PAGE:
R. D. Fitzgerald

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For the botanist, see Robert D. FitzGerald, (1830-1892)

Robert David FitzGerald III AM OBE (22 February 1902 – 24 May 1987) was an Australian poet.

Biography[edit]

FitzGerald was born in Hunters Hill, New South Wales, a third-generation Australian of Irish extraction, and studied science at the University of Sydney. He left before graduating, however, and followed in the footsteps of both his father and grandfather Robert D. FitzGerald by taking up a post as a surveyor. In the 1930s he travelled to Fiji where he worked the Native Lands Commission, surveying tribal boundaries, and experience important to his poetry. [1] He spent World War II doing engineering surveys in New South Wales and working for the Australian Department of the Interior (from 1939 to 1965).

FitzGerald's poetry, together with that of Kenneth Slessor, was an important modernist influence on Australian literature of the late 1920s and 1930s, being at once more serious and more workmanlike than much of the poetry of the period. Jack Lindsay wrote of them:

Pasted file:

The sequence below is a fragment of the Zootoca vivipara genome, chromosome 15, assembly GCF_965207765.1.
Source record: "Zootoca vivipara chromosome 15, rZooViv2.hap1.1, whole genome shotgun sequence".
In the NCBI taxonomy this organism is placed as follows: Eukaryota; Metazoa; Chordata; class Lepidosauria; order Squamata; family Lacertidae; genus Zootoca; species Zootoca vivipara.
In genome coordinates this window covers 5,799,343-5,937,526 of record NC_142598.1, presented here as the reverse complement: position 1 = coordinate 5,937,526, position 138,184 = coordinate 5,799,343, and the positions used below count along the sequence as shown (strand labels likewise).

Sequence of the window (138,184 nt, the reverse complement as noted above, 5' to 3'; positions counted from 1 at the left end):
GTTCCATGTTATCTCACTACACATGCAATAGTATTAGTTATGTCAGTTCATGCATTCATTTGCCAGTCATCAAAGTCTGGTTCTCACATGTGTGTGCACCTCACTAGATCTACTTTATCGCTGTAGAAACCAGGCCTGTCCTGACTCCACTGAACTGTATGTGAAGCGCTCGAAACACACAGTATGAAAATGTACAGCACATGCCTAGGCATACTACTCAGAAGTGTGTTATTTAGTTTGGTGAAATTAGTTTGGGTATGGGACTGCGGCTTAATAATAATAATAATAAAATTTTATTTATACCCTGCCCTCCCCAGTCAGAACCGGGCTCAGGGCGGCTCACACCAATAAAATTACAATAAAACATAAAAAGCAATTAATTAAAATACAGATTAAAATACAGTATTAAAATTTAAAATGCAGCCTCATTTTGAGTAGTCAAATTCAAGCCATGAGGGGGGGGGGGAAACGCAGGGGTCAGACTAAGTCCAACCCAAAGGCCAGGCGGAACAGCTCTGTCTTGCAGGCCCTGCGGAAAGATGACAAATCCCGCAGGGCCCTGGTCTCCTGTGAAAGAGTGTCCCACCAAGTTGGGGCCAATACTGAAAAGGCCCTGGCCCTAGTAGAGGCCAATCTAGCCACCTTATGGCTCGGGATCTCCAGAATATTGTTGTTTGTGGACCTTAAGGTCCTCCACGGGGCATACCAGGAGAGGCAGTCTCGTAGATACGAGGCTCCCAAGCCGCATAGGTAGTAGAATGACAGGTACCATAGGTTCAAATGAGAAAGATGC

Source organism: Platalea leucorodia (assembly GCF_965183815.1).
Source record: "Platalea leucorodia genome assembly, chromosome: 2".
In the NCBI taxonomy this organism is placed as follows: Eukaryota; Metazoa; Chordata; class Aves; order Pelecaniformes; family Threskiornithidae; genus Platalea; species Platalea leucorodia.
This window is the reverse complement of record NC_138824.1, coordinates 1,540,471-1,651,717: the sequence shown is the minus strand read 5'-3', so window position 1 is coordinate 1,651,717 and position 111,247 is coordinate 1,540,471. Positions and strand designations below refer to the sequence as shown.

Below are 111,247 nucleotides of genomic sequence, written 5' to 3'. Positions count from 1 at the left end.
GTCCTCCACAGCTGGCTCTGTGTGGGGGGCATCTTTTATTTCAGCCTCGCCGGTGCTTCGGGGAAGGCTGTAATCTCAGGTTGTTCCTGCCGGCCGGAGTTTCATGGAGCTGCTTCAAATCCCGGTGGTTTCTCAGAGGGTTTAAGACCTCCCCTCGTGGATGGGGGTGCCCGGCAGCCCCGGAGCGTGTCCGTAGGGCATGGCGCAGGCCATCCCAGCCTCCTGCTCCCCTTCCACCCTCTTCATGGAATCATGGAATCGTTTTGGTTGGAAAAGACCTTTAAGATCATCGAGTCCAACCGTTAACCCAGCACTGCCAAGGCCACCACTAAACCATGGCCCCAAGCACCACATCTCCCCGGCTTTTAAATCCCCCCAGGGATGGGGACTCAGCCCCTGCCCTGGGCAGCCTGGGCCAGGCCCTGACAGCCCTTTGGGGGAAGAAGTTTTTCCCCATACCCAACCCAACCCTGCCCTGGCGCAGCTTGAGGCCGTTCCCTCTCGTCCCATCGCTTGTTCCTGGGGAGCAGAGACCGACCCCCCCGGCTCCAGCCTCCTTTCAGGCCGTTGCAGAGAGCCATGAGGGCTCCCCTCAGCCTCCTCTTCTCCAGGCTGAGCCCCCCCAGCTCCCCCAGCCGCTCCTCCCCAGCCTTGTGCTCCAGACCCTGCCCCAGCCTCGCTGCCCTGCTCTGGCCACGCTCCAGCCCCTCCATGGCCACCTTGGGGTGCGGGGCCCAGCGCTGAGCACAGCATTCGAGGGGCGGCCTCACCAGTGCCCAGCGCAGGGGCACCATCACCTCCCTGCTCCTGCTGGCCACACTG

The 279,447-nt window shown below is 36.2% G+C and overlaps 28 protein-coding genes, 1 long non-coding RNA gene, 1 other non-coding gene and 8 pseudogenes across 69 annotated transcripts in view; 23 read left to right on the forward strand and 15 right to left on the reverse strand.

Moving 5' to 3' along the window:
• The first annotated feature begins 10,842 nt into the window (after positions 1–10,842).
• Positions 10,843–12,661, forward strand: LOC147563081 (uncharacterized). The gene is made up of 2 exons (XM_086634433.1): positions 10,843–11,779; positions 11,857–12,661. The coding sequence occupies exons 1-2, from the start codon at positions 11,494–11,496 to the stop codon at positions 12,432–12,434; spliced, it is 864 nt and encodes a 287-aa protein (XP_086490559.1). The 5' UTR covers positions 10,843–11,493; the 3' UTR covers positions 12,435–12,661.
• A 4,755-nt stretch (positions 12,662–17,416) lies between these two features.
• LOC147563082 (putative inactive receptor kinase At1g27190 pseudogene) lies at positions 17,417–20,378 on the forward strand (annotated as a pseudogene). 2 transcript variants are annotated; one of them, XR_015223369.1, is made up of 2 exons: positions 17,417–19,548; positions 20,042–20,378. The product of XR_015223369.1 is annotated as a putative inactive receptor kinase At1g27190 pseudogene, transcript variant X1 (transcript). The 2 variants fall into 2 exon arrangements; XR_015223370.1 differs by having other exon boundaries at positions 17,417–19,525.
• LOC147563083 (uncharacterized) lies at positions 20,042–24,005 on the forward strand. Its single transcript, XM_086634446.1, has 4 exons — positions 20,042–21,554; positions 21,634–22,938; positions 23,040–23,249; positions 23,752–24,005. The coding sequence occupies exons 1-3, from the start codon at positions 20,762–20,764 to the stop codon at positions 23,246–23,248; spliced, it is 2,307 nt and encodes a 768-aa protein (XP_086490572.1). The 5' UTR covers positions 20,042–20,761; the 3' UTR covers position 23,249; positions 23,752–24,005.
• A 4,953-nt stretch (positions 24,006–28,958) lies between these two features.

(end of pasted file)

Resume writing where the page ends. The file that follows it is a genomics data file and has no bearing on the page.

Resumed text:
FitzGerald and Slessor were the poets who were to carry on in their own ways the impetus begotten by Vision and in the 1930s to dominate Australian poetry, lifting it definitively to a new level of intellectual responsibility and ending once for all the reign of the slipshod, the pedestrian and the emotionally inchoate.

In later life, too, FitzGerald was influential, not only through his poetry but as a lecturer and reviewer. He died in Glen Innes, New South Wales, aged eighty-four.

Awards[edit]

Notes[edit]

  1. ^ Modern Australian Poetry: 1920-1970, by Herbert Jaffa, Gale Research Company, 1979
  2. ^ OBE 1951
  3. ^ AM 1982

External links[edit]